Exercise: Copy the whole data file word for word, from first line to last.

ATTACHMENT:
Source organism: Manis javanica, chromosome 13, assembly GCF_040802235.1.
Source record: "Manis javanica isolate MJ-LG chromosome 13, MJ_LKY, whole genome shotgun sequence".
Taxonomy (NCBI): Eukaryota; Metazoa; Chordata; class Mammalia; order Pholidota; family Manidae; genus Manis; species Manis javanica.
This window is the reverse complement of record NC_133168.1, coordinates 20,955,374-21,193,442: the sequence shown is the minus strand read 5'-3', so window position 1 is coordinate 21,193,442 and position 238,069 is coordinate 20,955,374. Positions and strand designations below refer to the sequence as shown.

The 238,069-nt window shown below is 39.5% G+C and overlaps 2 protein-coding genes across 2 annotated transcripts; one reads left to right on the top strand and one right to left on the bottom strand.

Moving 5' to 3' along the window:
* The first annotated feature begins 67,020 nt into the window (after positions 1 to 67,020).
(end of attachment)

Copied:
Source organism: Manis javanica, chromosome 13, assembly GCF_040802235.1.
Source record: "Manis javanica isolate MJ-LG chromosome 13, MJ_LKY, whole genome shotgun sequence".
Taxonomy (NCBI): Eukaryota; Metazoa; Chordata; class Mammalia; order Pholidota; family Manidae; genus Manis; species Manis javanica.
This window is the reverse complement of record NC_133168.1, coordinates 20,955,374-21,193,442: the sequence shown is the minus strand read 5'-3', so window position 1 is coordinate 21,193,442 and position 238,069 is coordinate 20,955,374. Positions and strand designations below refer to the sequence as shown.

The 238,069-nt window shown below is 39.5% G+C and overlaps 2 protein-coding genes across 2 annotated transcripts; one reads left to right on the top strand and one right to left on the bottom strand.

Moving 5' to 3' along the window:
* The first annotated feature begins 67,020 nt into the window (after positions 1 to 67,020).